- Support continues for New York City’s sodium warning label rule. The National Restaurant Association’s resistance to New York City’s sodium warning label requirement led several organizations, including the American Heart Association and the National Association of Chronic Disease Directors, to submit their support of the policy to the Supreme Court of the State of New York. Additionally, Mary T. Bassett, MD, MPH, the city’s health commissioner, submitted an affidavit in support of the regulation.
- Apply for funding to work on reducing salt intake. CDC recently released Funding Opportunity Announcement (FOA) DP16-1607: Sodium Reduction in Communities Program. More information about the FOA and application requirements is available on the CDC Salt website.
Let us know what you’re doing to advance Million Hearts® in your community! Send us a short description with some key points, and we may feature you in a future e-Update!
The Science of Million Hearts®
- SPRINT results demonstrate lower blood pressure goals can reduce heart-related events and deaths. The much anticipated results of the Systolic Blood Pressure Intervention Trial (SPRINT)have been published in the New England Journal of Medicine. Make sure to also read Blood Pressure Matters: Keep Hypertension in Check, a story released by the National Institutes of Health based on the SPRINT results.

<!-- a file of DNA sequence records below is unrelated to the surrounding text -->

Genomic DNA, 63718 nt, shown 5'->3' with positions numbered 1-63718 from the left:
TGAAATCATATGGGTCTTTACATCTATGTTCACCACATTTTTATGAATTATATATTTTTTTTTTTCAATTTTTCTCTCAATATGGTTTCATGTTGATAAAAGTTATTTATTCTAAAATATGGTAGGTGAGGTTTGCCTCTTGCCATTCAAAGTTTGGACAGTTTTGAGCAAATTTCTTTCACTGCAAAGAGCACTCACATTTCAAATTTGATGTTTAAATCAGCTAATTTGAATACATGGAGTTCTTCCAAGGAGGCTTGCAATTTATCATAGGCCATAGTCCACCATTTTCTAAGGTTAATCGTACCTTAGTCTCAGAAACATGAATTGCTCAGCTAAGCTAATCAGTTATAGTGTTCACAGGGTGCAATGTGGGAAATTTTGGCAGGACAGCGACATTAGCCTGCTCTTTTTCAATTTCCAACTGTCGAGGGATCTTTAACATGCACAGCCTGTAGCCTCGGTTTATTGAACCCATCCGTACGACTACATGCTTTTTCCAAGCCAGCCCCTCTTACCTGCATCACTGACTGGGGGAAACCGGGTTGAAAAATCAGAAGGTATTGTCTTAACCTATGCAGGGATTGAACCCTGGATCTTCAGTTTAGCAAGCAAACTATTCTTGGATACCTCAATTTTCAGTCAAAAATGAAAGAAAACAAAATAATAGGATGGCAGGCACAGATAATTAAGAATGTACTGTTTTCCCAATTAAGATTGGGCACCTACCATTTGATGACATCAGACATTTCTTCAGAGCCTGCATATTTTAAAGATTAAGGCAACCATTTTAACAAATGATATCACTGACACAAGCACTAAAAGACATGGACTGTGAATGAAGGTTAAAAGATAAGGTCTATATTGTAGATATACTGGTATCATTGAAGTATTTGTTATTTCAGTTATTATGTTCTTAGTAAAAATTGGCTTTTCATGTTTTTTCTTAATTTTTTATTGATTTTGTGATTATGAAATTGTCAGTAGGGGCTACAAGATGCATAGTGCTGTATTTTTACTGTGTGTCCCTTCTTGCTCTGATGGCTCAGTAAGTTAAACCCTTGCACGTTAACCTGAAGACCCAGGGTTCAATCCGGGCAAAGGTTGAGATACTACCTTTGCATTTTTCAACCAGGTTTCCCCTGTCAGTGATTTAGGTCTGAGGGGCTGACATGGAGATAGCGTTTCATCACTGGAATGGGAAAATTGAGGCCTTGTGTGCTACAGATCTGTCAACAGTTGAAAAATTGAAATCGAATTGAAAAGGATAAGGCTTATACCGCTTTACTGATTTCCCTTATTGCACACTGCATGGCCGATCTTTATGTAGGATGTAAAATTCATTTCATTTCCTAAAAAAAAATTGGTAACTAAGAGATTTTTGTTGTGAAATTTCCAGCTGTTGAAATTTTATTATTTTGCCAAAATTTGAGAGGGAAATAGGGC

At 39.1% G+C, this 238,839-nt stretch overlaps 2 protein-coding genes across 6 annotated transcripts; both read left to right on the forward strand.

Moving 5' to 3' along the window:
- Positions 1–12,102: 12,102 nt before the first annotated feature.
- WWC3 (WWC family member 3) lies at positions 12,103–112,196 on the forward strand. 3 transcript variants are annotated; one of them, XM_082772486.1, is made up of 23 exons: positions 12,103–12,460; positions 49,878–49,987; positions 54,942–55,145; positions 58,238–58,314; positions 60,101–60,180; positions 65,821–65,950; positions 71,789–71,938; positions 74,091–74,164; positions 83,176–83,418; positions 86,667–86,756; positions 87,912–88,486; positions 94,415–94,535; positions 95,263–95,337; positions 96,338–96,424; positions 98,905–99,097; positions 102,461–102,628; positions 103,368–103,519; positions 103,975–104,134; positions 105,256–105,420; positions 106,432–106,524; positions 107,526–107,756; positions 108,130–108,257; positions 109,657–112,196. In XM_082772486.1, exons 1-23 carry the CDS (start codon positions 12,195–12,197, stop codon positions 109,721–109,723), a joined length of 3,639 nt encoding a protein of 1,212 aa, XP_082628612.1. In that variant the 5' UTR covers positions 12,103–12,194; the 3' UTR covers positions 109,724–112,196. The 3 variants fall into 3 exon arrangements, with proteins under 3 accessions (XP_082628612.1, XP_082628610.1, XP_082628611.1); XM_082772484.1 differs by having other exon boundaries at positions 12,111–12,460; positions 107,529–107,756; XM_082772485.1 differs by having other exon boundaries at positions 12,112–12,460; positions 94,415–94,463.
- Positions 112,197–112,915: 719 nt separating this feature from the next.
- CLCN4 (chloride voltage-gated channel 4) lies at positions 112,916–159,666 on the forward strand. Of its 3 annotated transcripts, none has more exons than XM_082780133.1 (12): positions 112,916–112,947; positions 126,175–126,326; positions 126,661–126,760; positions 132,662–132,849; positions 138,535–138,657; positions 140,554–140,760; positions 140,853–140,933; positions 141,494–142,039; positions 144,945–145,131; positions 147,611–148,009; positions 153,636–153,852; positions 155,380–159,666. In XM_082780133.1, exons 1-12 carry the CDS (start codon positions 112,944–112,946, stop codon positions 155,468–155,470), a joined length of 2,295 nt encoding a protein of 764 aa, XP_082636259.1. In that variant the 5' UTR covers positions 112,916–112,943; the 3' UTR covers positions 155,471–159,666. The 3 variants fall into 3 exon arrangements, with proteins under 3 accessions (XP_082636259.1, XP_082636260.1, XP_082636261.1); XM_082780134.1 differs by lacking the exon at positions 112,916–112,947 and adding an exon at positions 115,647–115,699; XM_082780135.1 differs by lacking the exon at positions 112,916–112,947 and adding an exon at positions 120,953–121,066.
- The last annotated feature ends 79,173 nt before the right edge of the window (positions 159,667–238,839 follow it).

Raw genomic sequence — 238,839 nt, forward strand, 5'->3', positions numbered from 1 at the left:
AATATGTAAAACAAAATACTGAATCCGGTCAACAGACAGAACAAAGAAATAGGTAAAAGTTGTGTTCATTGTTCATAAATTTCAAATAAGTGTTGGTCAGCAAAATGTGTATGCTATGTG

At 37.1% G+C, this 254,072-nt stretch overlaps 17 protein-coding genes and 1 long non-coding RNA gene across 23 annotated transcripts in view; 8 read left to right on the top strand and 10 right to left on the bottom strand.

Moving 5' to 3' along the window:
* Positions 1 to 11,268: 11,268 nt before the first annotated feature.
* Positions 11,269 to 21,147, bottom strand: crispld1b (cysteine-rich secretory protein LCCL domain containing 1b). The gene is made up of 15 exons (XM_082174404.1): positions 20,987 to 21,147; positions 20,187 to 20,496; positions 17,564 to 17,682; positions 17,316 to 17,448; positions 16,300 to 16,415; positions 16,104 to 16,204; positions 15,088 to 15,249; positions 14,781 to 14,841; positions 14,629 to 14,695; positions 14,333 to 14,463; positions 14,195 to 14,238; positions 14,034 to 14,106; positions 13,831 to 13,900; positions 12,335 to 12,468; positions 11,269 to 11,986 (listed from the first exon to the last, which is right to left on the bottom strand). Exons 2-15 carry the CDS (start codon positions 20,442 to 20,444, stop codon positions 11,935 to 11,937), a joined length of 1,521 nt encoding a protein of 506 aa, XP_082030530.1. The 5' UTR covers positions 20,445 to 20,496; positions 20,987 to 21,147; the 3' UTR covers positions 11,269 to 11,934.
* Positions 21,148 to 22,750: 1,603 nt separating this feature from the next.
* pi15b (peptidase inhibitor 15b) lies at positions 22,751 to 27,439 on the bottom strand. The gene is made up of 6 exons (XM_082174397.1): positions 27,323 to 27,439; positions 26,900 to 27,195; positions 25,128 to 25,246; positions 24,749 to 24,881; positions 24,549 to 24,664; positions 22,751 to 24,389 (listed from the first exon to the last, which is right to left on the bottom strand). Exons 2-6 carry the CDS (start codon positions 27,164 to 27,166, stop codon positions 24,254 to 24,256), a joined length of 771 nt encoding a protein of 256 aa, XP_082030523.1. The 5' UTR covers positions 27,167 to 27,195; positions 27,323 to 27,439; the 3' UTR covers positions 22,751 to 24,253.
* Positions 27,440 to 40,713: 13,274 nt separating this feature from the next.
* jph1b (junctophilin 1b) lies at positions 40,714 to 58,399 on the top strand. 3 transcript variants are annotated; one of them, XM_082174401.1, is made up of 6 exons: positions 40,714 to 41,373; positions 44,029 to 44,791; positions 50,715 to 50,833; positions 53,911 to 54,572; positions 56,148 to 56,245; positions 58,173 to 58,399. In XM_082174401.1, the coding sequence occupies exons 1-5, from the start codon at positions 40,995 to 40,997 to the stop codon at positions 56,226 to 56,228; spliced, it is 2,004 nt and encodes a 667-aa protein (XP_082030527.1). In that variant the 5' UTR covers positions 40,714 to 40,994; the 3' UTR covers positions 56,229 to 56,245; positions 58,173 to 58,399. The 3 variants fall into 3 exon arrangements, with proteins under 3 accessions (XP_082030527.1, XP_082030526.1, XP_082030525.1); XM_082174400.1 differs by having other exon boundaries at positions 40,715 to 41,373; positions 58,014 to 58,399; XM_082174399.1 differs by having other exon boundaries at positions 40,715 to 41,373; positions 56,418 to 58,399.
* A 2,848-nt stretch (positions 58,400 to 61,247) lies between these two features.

- Exploring cholesterol treatment eligibility and medication use among U.S. adults. A recent CDC Morbidity and Mortality Weekly Report (MMWR) revealed that half of U.S. adults eligible for cholesterol treatment were taking medications and that medication use and treatment eligibility greatly differed by sex and race/ethnicity.
- PCSK9 Inhibitors: how they work and who should get them.Watch this video to learn more about the new class of drugs for lowering cholesterol. View the video by creating a free account with Medscape.
- New 2015–2020 Dietary Guidelines for Americans are now available. Among the guidelines, the DASH Diet was recommended for adults who would benefit from lower blood pressure. Additionally, the DASH Diet was recently ranked number 1 in Best Diets Overall by U.S. News and World Report.
- Sodium intake exceeding recommended amounts. A recent CDCMMWR indicates that more than 90% of children and 89% of adults aged 19 and older in the United States consume more sodium than the recommended limits in the 2015–2020 Dietary Guidelines for Americans.